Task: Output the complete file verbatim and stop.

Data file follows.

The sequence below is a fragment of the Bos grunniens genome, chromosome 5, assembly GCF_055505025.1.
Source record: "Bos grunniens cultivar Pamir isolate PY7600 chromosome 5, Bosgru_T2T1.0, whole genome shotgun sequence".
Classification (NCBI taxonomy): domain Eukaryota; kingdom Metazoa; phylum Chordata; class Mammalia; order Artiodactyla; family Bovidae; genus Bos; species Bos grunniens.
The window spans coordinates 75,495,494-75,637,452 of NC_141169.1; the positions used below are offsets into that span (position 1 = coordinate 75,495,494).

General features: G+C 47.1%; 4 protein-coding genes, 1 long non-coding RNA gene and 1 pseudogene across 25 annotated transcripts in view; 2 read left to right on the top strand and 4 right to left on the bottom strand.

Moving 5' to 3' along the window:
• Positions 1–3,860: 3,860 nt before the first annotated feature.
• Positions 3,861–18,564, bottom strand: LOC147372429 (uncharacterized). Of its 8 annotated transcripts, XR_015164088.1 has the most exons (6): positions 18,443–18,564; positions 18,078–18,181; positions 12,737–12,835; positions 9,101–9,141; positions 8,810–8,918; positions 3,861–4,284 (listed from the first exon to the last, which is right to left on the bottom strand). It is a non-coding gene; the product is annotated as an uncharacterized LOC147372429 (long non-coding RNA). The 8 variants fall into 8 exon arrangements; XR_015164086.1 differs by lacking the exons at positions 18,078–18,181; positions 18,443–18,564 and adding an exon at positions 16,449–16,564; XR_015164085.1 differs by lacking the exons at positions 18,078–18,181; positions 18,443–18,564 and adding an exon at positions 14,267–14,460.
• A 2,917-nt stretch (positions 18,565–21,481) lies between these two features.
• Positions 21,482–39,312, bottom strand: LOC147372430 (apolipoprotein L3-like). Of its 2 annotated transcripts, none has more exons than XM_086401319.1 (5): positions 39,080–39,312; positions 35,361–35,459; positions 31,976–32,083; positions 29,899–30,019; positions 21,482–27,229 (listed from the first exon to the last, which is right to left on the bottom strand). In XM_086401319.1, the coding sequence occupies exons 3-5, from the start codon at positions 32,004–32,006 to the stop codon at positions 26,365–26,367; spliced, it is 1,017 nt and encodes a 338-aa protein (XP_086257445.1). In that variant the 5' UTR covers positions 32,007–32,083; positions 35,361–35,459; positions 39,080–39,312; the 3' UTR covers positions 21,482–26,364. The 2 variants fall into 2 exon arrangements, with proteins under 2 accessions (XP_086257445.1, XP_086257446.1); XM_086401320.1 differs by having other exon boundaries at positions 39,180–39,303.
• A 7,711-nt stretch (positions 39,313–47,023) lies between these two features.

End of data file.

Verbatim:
The sequence below is a fragment of the Bos grunniens genome, chromosome 5, assembly GCF_055505025.1.
Source record: "Bos grunniens cultivar Pamir isolate PY7600 chromosome 5, Bosgru_T2T1.0, whole genome shotgun sequence".
Classification (NCBI taxonomy): domain Eukaryota; kingdom Metazoa; phylum Chordata; class Mammalia; order Artiodactyla; family Bovidae; genus Bos; species Bos grunniens.
The window spans coordinates 75,495,494-75,637,452 of NC_141169.1; the positions used below are offsets into that span (position 1 = coordinate 75,495,494).

General features: G+C 47.1%; 4 protein-coding genes, 1 long non-coding RNA gene and 1 pseudogene across 25 annotated transcripts in view; 2 read left to right on the top strand and 4 right to left on the bottom strand.

Moving 5' to 3' along the window:
• Positions 1–3,860: 3,860 nt before the first annotated feature.
• Positions 3,861–18,564, bottom strand: LOC147372429 (uncharacterized). Of its 8 annotated transcripts, XR_015164088.1 has the most exons (6): positions 18,443–18,564; positions 18,078–18,181; positions 12,737–12,835; positions 9,101–9,141; positions 8,810–8,918; positions 3,861–4,284 (listed from the first exon to the last, which is right to left on the bottom strand). It is a non-coding gene; the product is annotated as an uncharacterized LOC147372429 (long non-coding RNA). The 8 variants fall into 8 exon arrangements; XR_015164086.1 differs by lacking the exons at positions 18,078–18,181; positions 18,443–18,564 and adding an exon at positions 16,449–16,564; XR_015164085.1 differs by lacking the exons at positions 18,078–18,181; positions 18,443–18,564 and adding an exon at positions 14,267–14,460.
• A 2,917-nt stretch (positions 18,565–21,481) lies between these two features.
• Positions 21,482–39,312, bottom strand: LOC147372430 (apolipoprotein L3-like). Of its 2 annotated transcripts, none has more exons than XM_086401319.1 (5): positions 39,080–39,312; positions 35,361–35,459; positions 31,976–32,083; positions 29,899–30,019; positions 21,482–27,229 (listed from the first exon to the last, which is right to left on the bottom strand). In XM_086401319.1, the coding sequence occupies exons 3-5, from the start codon at positions 32,004–32,006 to the stop codon at positions 26,365–26,367; spliced, it is 1,017 nt and encodes a 338-aa protein (XP_086257445.1). In that variant the 5' UTR covers positions 32,007–32,083; positions 35,361–35,459; positions 39,080–39,312; the 3' UTR covers positions 21,482–26,364. The 2 variants fall into 2 exon arrangements, with proteins under 2 accessions (XP_086257445.1, XP_086257446.1); XM_086401320.1 differs by having other exon boundaries at positions 39,180–39,303.
• A 7,711-nt stretch (positions 39,313–47,023) lies between these two features.